Entergy's voluntary actions to reduce emissions have helped drive significant U.S. emissions reductions by the nation's largest electricity producers.
Entergy Corporation today announced new steps it is taking to bring value to its customers while supporting a lower carbon future and communities that are more sustainable and resilient.
Report underscores company's economic, environmental and social performance, while reinforcing commitment to a sustainable future.
Entergy Arkansas, LLC, (NYSE: ETR) and NextEra Energy Resources, LLC, a subsidiary of NextEra Energy, Inc. (NYSE: NEE) announced today plans to build a 100-megawatt solar energy facility in White County near Searcy. This project, pending approval by the Arkansas Public Service Commission, will be the largest utility-owned solar facility in the state and the first to feature a battery for storing solar power. This will be Entergy’s third large-scale solar project in Arkansas and would allow the company to offer Entergy Arkansas customers a total of 281 megawatts of solar energy, enough to power about 45,000 homes.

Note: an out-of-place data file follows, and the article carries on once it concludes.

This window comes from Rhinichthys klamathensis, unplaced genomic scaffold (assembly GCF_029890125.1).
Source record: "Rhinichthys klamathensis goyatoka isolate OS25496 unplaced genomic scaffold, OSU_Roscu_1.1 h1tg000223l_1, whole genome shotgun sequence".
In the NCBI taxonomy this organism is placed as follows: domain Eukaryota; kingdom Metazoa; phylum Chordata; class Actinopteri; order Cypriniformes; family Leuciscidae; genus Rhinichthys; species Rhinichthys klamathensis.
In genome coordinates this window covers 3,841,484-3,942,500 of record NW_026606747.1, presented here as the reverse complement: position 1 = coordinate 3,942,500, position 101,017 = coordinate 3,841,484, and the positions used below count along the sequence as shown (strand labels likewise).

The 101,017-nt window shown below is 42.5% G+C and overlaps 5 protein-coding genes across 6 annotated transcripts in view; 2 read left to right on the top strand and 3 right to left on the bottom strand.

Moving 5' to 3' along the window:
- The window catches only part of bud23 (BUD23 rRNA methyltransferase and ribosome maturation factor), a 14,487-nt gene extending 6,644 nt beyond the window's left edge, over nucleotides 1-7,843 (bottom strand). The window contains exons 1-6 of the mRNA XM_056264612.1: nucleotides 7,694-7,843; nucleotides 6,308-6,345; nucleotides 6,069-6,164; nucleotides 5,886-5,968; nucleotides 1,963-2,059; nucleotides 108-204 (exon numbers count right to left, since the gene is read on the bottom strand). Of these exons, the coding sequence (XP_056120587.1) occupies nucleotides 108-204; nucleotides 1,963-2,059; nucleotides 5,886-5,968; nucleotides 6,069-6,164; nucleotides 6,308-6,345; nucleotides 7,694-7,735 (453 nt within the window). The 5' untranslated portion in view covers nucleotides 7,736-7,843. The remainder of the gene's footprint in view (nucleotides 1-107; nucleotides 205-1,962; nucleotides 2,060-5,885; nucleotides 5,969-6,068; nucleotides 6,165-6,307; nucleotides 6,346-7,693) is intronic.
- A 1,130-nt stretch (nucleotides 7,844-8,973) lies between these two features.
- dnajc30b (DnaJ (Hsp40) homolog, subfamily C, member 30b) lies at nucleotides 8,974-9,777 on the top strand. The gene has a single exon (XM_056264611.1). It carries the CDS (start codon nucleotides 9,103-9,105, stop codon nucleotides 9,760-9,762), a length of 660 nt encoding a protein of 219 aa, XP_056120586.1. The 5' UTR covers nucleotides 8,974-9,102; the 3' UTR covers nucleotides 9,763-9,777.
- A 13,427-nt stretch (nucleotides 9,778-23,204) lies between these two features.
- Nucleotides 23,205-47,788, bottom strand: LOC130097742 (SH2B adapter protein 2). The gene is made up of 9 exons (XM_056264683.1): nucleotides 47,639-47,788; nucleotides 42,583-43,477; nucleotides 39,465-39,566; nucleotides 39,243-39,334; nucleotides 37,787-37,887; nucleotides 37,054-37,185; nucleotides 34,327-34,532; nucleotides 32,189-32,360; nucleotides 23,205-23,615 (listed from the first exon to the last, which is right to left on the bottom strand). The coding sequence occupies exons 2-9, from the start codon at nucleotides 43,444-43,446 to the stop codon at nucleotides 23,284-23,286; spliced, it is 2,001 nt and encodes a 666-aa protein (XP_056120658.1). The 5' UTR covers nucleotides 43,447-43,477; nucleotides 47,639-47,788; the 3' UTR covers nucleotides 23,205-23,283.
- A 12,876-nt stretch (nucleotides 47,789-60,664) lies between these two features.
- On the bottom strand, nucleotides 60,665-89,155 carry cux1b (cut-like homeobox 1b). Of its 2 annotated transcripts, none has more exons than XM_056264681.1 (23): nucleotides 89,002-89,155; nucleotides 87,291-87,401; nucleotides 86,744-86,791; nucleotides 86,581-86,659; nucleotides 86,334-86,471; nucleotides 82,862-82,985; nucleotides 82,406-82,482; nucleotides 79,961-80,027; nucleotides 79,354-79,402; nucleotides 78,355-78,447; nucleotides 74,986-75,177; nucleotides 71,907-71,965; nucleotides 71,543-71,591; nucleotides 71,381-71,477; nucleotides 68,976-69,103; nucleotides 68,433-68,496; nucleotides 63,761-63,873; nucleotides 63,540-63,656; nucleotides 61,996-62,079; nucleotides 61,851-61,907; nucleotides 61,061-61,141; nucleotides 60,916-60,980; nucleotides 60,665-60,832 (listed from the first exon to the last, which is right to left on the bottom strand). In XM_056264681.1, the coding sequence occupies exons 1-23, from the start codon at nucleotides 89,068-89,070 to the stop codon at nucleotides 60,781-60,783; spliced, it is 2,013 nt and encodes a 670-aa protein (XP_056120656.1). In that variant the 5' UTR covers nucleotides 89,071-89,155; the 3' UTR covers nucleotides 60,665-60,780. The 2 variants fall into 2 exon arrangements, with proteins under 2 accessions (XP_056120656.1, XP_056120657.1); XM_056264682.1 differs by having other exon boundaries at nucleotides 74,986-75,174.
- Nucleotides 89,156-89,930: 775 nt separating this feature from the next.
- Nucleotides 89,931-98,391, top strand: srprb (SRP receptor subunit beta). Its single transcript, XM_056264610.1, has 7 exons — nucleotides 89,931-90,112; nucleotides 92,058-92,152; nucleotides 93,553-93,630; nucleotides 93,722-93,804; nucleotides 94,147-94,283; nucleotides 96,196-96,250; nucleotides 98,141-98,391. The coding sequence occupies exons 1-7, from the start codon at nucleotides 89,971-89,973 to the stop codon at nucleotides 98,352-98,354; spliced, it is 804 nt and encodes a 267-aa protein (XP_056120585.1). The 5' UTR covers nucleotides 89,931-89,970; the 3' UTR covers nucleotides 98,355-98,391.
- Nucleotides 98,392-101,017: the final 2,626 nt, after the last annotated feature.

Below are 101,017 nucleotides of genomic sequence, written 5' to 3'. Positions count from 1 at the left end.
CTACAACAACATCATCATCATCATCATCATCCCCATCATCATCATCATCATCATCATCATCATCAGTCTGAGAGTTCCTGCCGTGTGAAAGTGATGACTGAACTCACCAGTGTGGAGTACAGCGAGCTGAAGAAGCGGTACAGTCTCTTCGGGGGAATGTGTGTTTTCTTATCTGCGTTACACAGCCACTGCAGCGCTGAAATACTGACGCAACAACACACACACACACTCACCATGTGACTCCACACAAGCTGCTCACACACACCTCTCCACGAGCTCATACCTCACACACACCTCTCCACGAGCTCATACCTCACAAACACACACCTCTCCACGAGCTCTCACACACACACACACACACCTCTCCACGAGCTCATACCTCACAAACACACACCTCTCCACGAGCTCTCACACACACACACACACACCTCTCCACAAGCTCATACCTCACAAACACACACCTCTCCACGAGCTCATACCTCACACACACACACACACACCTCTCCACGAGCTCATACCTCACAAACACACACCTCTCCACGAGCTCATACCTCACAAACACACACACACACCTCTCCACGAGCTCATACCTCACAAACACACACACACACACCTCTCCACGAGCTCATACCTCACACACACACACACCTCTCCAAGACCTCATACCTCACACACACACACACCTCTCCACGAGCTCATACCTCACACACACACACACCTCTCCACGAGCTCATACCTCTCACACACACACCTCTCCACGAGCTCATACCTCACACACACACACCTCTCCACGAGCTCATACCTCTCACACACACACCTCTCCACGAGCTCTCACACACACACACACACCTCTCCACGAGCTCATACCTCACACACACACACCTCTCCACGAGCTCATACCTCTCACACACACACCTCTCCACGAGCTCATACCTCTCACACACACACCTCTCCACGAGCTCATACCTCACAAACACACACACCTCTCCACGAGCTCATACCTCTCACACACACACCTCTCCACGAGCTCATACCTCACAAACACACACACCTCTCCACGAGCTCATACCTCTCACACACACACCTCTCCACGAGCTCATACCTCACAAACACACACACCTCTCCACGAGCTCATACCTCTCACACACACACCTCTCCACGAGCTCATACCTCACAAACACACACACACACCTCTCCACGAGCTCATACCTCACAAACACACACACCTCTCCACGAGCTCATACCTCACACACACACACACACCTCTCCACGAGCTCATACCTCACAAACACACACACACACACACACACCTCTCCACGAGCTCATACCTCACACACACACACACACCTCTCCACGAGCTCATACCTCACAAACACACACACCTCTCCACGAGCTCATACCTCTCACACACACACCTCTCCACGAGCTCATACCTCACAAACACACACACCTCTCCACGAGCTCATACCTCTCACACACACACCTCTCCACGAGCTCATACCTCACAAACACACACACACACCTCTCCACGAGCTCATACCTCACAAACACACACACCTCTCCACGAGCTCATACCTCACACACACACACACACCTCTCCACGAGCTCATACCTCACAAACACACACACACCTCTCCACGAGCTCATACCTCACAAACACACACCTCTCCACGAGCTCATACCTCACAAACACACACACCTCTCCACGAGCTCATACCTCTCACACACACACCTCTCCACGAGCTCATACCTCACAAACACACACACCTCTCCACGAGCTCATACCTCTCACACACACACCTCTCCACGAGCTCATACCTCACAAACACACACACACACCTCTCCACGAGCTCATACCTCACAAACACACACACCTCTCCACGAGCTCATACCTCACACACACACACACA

Entergy Louisiana customers’ energy needs will soon be powered by the sun under an agreement approved today by the Louisiana Public Service Commission.
A result that allows Entergy Arkansas to continue delivering long-term, cost-effective power.
Entergy Arkansas reached an agreement with organizations opposed to the use of coal and other fossil fuels to generate electricity that allows the company to secure nearly 50 years’ economic benefit from each of two coal-fired plants in Arkansas. The agreement allows the company to move forward with plans to replace these older generating plants with newer, highly efficient generation resources for Arkansas — a result that allows Entergy Arkansas to continue delivering long-term, cost-effective power to customers. The deal also provides a predictable transition for employees of the plants, a positive economic result for customers and an end to ongoing lawsuits over the use of coal at the plants.
Proposed $138.4M project to produce 100MW of renewable energy
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Palm trees have become synonymous with tropical paradise, but the straight, fast growing trees can quickly become a nightmare for some homeowners who plant them under power lines.